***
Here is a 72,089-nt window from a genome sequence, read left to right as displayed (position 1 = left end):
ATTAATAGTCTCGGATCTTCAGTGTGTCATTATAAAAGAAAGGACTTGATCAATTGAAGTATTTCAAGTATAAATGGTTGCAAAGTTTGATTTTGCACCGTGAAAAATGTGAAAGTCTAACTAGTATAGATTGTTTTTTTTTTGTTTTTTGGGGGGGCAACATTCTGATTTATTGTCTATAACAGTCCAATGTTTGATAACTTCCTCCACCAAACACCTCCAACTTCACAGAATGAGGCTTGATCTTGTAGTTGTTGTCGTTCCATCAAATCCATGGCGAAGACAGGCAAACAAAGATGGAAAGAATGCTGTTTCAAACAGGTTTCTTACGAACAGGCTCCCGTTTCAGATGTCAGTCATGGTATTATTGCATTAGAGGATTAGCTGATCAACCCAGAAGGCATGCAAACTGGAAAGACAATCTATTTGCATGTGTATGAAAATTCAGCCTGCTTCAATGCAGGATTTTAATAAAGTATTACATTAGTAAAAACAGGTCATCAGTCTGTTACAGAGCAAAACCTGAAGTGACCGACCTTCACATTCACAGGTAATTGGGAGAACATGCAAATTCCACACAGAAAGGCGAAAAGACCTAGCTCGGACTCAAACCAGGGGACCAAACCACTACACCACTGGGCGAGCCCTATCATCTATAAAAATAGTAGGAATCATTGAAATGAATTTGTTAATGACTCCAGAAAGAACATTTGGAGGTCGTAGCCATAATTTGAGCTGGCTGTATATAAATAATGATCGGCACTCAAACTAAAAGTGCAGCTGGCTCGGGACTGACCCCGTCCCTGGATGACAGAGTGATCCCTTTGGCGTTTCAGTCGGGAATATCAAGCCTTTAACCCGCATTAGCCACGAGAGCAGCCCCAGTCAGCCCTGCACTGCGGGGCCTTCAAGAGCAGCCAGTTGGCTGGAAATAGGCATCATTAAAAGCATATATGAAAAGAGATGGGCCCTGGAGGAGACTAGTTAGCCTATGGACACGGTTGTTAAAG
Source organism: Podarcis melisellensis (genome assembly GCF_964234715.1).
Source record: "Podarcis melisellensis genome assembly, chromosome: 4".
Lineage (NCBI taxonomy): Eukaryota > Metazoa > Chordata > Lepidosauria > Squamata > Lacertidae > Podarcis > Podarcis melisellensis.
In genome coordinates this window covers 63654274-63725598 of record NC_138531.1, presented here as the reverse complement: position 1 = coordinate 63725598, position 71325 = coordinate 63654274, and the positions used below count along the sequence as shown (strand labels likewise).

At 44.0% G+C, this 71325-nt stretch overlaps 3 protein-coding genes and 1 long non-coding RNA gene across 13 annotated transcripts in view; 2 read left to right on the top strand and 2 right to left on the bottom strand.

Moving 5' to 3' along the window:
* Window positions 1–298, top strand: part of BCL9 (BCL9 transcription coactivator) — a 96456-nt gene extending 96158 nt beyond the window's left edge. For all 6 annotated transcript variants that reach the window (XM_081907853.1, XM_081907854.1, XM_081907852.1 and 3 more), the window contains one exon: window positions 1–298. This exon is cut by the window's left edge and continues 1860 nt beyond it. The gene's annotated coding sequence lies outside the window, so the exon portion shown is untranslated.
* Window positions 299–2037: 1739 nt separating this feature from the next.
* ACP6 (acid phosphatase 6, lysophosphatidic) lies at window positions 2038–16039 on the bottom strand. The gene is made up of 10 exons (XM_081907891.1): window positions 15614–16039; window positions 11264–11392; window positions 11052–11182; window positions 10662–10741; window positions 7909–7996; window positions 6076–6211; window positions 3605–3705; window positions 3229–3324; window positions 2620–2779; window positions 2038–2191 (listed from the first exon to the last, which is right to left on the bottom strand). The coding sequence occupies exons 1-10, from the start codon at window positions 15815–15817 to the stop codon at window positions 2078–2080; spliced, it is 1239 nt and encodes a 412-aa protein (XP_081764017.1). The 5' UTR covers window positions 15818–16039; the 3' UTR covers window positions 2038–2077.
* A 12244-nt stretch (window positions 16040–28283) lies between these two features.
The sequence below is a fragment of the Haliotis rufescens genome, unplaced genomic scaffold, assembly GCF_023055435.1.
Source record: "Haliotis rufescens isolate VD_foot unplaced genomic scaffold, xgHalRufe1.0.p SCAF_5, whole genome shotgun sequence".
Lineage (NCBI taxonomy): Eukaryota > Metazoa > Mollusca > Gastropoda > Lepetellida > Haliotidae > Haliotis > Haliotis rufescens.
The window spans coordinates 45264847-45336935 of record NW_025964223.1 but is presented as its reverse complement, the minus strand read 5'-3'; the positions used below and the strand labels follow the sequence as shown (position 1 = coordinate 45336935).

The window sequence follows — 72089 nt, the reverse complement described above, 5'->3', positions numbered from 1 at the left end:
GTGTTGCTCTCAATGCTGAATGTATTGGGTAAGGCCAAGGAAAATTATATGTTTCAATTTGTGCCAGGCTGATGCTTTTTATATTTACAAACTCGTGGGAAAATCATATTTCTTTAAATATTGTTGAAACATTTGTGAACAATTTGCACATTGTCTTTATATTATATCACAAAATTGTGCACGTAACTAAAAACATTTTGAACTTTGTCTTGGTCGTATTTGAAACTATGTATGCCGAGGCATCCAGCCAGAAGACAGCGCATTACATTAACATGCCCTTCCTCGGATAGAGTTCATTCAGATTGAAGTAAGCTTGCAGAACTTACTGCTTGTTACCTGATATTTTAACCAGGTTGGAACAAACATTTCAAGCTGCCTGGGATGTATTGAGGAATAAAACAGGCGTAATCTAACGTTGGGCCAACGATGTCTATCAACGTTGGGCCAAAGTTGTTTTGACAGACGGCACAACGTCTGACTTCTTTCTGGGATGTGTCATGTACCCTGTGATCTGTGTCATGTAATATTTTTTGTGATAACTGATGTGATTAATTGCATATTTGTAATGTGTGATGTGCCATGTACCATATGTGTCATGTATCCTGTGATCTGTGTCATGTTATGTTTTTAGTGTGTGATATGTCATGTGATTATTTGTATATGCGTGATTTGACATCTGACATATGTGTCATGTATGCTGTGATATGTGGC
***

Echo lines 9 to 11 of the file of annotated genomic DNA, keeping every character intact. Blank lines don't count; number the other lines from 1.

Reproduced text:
* Window positions 1–298, top strand: part of BCL9 (BCL9 transcription coactivator) — a 96456-nt gene extending 96158 nt beyond the window's left edge. For all 6 annotated transcript variants that reach the window (XM_081907853.1, XM_081907854.1, XM_081907852.1 and 3 more), the window contains one exon: window positions 1–298. This exon is cut by the window's left edge and continues 1860 nt beyond it. The gene's annotated coding sequence lies outside the window, so the exon portion shown is untranslated.
* Window positions 299–2037: 1739 nt separating this feature from the next.
* ACP6 (acid phosphatase 6, lysophosphatidic) lies at window positions 2038–16039 on the bottom strand. The gene is made up of 10 exons (XM_081907891.1): window positions 15614–16039; window positions 11264–11392; window positions 11052–11182; window positions 10662–10741; window positions 7909–7996; window positions 6076–6211; window positions 3605–3705; window positions 3229–3324; window positions 2620–2779; window positions 2038–2191 (listed from the first exon to the last, which is right to left on the bottom strand). The coding sequence occupies exons 1-10, from the start codon at window positions 15815–15817 to the stop codon at window positions 2078–2080; spliced, it is 1239 nt and encodes a 412-aa protein (XP_081764017.1). The 5' UTR covers window positions 15818–16039; the 3' UTR covers window positions 2038–2077.